What 95+ ATAR students say about sleep

 

One thing our high scoring graduates and scholarship students all have in common is healthy sleep routines. In their talks to students, webinar presentations, and blog articles, the importance of sleep is bought up again and again.

This what a selection of past high achievers have to say:

 

Jahen Karem – 2015 graduate with a 99.35 ATAR

You’ll need a healthy body for a healthy mind.

This is something lots of HSC students neglect, but the truth is that sleep, food and exercise affect your ability to study. You need at least 7 hours of sleep or your body won’t function properly. Studying when your body is tired is pointless, because you won’t retain the information. If you don’t get enough sleep, you start overworking the body, which leads to sickness. Just picture the amount of time you’ve wasted by spending a week sick in bed, unable to get up. Sleep is essential during the HSC, you need a fresh mind each day and that should never be compromised.

 

Rohan Krishnaswamy – 2016 graduate with a 99.95 ATAR and 1st in the State for Chemistry

Sleep is one of the things most HSC students fail to recognise the importance of.

Too often I hear about students who’ve stayed up until 3am studying for their extension 2 exam the next day. No sleep means that not only are you going to be tired for the test, but also your mental capacity and ability to think will also be reduced. All in all, resulting in a test result that is much less than you should have got.

Even if you haven’t studied to a level that you’re comfortable with during the night before your test, it’s always a better idea to close the books and walk into the exam room with a fresh mind, and a good night’s sleep. During my HSC year, even during my trials and other exam blocks, I got 10 hours of sleep, from 10pm to 8am to ensure that I was always feeling fresh and ready to tackle whatever I had to do that day.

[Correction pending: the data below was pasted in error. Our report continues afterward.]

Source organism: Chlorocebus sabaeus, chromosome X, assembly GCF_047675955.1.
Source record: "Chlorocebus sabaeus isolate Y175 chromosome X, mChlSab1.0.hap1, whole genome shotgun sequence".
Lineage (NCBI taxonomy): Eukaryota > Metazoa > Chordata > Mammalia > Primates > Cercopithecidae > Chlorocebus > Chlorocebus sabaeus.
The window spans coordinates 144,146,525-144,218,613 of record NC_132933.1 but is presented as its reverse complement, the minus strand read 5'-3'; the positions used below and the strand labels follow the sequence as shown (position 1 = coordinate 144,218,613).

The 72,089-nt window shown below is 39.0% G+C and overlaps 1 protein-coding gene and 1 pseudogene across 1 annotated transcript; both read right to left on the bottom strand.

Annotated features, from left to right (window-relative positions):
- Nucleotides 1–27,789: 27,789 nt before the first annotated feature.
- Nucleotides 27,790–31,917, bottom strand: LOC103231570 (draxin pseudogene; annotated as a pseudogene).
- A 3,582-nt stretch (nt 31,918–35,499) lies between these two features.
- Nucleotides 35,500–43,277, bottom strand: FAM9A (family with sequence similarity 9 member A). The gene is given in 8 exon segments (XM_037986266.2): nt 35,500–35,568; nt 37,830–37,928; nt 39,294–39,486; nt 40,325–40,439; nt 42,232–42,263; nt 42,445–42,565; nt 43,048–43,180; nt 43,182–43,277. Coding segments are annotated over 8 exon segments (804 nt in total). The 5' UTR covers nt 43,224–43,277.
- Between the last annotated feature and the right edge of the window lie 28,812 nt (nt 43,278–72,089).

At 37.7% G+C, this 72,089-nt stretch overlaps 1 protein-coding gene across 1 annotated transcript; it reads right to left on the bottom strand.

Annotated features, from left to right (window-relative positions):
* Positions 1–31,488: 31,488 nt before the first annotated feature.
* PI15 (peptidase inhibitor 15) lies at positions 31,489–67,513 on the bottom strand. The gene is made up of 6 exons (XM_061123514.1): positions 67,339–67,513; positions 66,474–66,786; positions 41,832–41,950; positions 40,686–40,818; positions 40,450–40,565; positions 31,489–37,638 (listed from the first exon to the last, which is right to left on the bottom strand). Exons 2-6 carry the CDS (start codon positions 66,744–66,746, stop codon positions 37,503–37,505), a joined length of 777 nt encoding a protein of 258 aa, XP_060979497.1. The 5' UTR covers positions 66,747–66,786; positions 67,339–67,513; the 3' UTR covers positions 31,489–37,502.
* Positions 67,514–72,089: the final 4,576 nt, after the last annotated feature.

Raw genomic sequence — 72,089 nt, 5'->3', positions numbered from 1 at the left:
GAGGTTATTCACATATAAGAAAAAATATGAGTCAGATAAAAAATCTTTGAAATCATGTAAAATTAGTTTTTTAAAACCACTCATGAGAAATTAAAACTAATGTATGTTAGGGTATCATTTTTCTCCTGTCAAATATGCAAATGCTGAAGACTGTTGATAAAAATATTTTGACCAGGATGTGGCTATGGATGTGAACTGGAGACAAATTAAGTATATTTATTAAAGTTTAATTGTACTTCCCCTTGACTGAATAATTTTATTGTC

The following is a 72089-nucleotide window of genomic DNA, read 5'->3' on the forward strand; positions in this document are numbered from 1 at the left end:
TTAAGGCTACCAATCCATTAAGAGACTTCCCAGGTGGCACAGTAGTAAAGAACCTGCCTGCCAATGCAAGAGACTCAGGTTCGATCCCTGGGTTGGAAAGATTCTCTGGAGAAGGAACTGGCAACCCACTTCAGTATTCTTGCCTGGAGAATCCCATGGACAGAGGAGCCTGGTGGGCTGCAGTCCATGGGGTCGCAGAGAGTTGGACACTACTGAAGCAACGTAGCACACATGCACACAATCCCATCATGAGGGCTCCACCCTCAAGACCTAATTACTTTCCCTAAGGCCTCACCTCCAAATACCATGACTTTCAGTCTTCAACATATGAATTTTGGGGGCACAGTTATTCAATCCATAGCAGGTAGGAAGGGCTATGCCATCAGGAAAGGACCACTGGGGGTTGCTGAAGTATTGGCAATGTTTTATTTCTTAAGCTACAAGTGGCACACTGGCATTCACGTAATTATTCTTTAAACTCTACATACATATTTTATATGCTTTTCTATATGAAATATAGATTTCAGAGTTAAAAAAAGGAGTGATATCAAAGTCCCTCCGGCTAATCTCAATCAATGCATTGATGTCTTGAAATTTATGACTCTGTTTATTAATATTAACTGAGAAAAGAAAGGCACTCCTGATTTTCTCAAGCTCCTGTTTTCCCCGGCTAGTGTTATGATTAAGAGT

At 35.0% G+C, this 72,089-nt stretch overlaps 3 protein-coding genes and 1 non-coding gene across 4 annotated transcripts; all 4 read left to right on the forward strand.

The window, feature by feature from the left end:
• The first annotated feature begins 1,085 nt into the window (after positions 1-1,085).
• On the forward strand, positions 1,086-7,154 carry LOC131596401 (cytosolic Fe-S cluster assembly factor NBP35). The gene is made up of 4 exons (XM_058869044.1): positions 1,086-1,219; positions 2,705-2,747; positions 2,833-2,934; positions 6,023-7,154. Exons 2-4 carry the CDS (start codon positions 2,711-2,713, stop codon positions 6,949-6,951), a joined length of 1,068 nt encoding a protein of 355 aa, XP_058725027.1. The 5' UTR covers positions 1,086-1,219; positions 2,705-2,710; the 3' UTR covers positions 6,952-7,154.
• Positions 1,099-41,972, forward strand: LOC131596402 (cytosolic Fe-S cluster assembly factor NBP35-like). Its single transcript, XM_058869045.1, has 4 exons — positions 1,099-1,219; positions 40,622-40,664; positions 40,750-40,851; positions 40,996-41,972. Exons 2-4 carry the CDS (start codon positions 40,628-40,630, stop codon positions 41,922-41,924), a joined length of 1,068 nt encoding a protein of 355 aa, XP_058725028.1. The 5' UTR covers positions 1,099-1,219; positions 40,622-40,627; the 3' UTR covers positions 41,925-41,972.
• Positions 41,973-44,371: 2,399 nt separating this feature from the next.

Alexander Vostermans – 2019 graduate with a 96.210 ATAR and full extra-curricular schedule

Getting a full night’s sleep and a good breakfast really does make a difference.

In year 11, a common problem among students is that everybody seems to get less sleep.

This is due to a number of factors, mainly increased homework loads, tutoring/activities after school etc.

However, with my full schedule, I still maintained a 10:30 deadline for when I had to go to sleep.

This meant that by the time I had to wake up, I had at least 8 hours of sleep, which is the bare minimum for my age group. It also meant that I used the time that I had to study and do homework more efficiently, meaning less procrastination and more effective revision!

A good breakfast is also very important. You must be fuelled so that you’re fully energised before school starts. This gets your day off to a good start.

 

Aleksandra Najdovska – 2018 graduate with a 98.80 ATAR

Don’t cut back on sleep!

From personal experience, I know that a 3-5 hour sleeping schedule is NOT sustainable for the entire year, especially around exam periods. It can burn you out really quickly and take you out of a stable routine.

 

What should you take away from this?

Hard work and a solid study ethic doesn’t mean sacrificing your sleep. Sleep is a key component to study success. Instead of bouncing from one all-nighter to the next, speak to your school teachers, Matrix tutors and teachers, and your parents about getting help so you can be organised and get the rest you need to succeed.

© Matrix Education and www.matrix.edu.au, 2022. Unauthorised use and/or duplication of this material without express and written permission from this site’s author and/or owner is strictly prohibited. Excerpts and links may be used, provided that full and clear credit is given to Matrix Education and www.matrix.edu.au with appropriate and specific direction to the original content.